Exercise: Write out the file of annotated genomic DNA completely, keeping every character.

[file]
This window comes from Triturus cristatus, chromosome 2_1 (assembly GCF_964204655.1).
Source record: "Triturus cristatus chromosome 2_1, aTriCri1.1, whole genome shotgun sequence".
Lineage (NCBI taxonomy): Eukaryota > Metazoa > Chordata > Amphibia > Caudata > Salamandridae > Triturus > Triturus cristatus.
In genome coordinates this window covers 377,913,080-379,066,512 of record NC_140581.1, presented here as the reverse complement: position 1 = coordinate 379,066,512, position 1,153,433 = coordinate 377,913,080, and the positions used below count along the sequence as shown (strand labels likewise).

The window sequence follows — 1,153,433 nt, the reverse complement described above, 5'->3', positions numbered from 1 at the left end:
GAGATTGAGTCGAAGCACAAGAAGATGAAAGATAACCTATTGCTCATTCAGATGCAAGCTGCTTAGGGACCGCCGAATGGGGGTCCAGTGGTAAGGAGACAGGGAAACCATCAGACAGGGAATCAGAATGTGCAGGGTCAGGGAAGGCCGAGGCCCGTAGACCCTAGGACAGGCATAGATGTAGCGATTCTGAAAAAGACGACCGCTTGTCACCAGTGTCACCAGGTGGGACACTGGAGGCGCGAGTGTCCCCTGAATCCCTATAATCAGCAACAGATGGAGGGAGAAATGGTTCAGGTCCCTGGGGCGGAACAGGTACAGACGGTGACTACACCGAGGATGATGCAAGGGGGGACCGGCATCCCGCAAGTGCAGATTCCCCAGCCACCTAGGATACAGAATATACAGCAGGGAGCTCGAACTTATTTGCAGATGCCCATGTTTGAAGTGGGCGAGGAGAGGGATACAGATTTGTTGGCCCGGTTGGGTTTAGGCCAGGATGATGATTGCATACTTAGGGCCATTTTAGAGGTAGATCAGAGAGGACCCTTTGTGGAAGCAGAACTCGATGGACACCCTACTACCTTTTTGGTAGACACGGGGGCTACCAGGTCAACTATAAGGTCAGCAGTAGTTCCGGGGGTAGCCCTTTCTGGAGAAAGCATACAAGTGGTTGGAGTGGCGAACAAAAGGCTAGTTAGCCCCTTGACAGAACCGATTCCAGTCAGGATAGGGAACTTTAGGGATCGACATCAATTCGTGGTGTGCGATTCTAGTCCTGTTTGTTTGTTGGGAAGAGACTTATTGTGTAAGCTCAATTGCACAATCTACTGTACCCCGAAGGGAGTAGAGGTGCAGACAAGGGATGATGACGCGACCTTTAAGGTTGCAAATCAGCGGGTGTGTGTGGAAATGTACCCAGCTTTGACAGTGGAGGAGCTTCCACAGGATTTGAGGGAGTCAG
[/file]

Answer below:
This window comes from Triturus cristatus, chromosome 2_1 (assembly GCF_964204655.1).
Source record: "Triturus cristatus chromosome 2_1, aTriCri1.1, whole genome shotgun sequence".
Lineage (NCBI taxonomy): Eukaryota > Metazoa > Chordata > Amphibia > Caudata > Salamandridae > Triturus > Triturus cristatus.
In genome coordinates this window covers 377,913,080-379,066,512 of record NC_140581.1, presented here as the reverse complement: position 1 = coordinate 379,066,512, position 1,153,433 = coordinate 377,913,080, and the positions used below count along the sequence as shown (strand labels likewise).

The window sequence follows — 1,153,433 nt, the reverse complement described above, 5'->3', positions numbered from 1 at the left end:
GAGATTGAGTCGAAGCACAAGAAGATGAAAGATAACCTATTGCTCATTCAGATGCAAGCTGCTTAGGGACCGCCGAATGGGGGTCCAGTGGTAAGGAGACAGGGAAACCATCAGACAGGGAATCAGAATGTGCAGGGTCAGGGAAGGCCGAGGCCCGTAGACCCTAGGACAGGCATAGATGTAGCGATTCTGAAAAAGACGACCGCTTGTCACCAGTGTCACCAGGTGGGACACTGGAGGCGCGAGTGTCCCCTGAATCCCTATAATCAGCAACAGATGGAGGGAGAAATGGTTCAGGTCCCTGGGGCGGAACAGGTACAGACGGTGACTACACCGAGGATGATGCAAGGGGGGACCGGCATCCCGCAAGTGCAGATTCCCCAGCCACCTAGGATACAGAATATACAGCAGGGAGCTCGAACTTATTTGCAGATGCCCATGTTTGAAGTGGGCGAGGAGAGGGATACAGATTTGTTGGCCCGGTTGGGTTTAGGCCAGGATGATGATTGCATACTTAGGGCCATTTTAGAGGTAGATCAGAGAGGACCCTTTGTGGAAGCAGAACTCGATGGACACCCTACTACCTTTTTGGTAGACACGGGGGCTACCAGGTCAACTATAAGGTCAGCAGTAGTTCCGGGGGTAGCCCTTTCTGGAGAAAGCATACAAGTGGTTGGAGTGGCGAACAAAAGGCTAGTTAGCCCCTTGACAGAACCGATTCCAGTCAGGATAGGGAACTTTAGGGATCGACATCAATTCGTGGTGTGCGATTCTAGTCCTGTTTGTTTGTTGGGAAGAGACTTATTGTGTAAGCTCAATTGCACAATCTACTGTACCCCGAAGGGAGTAGAGGTGCAGACAAGGGATGATGACGCGACCTTTAAGGTTGCAAATCAGCGGGTGTGTGTGGAAATGTACCCAGCTTTGACAGTGGAGGAGCTTCCACAGGATTTGAGGGAGTCAG